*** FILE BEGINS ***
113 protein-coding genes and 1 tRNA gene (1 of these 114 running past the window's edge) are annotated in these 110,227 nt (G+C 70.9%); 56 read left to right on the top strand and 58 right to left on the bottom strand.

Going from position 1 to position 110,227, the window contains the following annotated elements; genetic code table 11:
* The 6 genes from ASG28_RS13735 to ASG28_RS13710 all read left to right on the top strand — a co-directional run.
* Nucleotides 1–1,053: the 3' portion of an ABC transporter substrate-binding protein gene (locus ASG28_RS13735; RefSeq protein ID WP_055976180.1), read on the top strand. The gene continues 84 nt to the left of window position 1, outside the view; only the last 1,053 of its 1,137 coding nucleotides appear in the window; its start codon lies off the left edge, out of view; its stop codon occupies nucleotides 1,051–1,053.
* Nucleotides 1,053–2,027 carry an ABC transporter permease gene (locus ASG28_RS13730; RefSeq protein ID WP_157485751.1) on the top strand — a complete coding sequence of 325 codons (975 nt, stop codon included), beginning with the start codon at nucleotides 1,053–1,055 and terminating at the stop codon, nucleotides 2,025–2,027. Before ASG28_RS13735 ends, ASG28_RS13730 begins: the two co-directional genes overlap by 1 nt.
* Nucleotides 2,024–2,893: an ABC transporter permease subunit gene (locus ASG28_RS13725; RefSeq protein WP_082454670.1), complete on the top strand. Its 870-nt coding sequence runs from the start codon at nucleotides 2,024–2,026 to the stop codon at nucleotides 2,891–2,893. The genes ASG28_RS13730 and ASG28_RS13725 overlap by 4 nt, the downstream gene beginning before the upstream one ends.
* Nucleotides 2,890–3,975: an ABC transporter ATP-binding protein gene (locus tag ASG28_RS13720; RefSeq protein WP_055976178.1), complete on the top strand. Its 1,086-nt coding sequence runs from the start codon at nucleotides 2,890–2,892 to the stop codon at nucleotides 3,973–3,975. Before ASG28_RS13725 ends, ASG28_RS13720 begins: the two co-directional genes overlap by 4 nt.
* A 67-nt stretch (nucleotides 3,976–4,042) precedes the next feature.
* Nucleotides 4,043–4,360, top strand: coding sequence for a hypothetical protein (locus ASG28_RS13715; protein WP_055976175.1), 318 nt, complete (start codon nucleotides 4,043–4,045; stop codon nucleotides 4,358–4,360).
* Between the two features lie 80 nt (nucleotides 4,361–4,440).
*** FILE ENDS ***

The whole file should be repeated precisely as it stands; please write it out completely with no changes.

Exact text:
113 protein-coding genes and 1 tRNA gene (1 of these 114 running past the window's edge) are annotated in these 110,227 nt (G+C 70.9%); 56 read left to right on the top strand and 58 right to left on the bottom strand.

Going from position 1 to position 110,227, the window contains the following annotated elements; genetic code table 11:
* The 6 genes from ASG28_RS13735 to ASG28_RS13710 all read left to right on the top strand — a co-directional run.
* Nucleotides 1–1,053: the 3' portion of an ABC transporter substrate-binding protein gene (locus ASG28_RS13735; RefSeq protein ID WP_055976180.1), read on the top strand. The gene continues 84 nt to the left of window position 1, outside the view; only the last 1,053 of its 1,137 coding nucleotides appear in the window; its start codon lies off the left edge, out of view; its stop codon occupies nucleotides 1,051–1,053.
* Nucleotides 1,053–2,027 carry an ABC transporter permease gene (locus ASG28_RS13730; RefSeq protein ID WP_157485751.1) on the top strand — a complete coding sequence of 325 codons (975 nt, stop codon included), beginning with the start codon at nucleotides 1,053–1,055 and terminating at the stop codon, nucleotides 2,025–2,027. Before ASG28_RS13735 ends, ASG28_RS13730 begins: the two co-directional genes overlap by 1 nt.
* Nucleotides 2,024–2,893: an ABC transporter permease subunit gene (locus ASG28_RS13725; RefSeq protein WP_082454670.1), complete on the top strand. Its 870-nt coding sequence runs from the start codon at nucleotides 2,024–2,026 to the stop codon at nucleotides 2,891–2,893. The genes ASG28_RS13730 and ASG28_RS13725 overlap by 4 nt, the downstream gene beginning before the upstream one ends.
* Nucleotides 2,890–3,975: an ABC transporter ATP-binding protein gene (locus tag ASG28_RS13720; RefSeq protein WP_055976178.1), complete on the top strand. Its 1,086-nt coding sequence runs from the start codon at nucleotides 2,890–2,892 to the stop codon at nucleotides 3,973–3,975. Before ASG28_RS13725 ends, ASG28_RS13720 begins: the two co-directional genes overlap by 4 nt.
* A 67-nt stretch (nucleotides 3,976–4,042) precedes the next feature.
* Nucleotides 4,043–4,360, top strand: coding sequence for a hypothetical protein (locus ASG28_RS13715; protein WP_055976175.1), 318 nt, complete (start codon nucleotides 4,043–4,045; stop codon nucleotides 4,358–4,360).
* Between the two features lie 80 nt (nucleotides 4,361–4,440).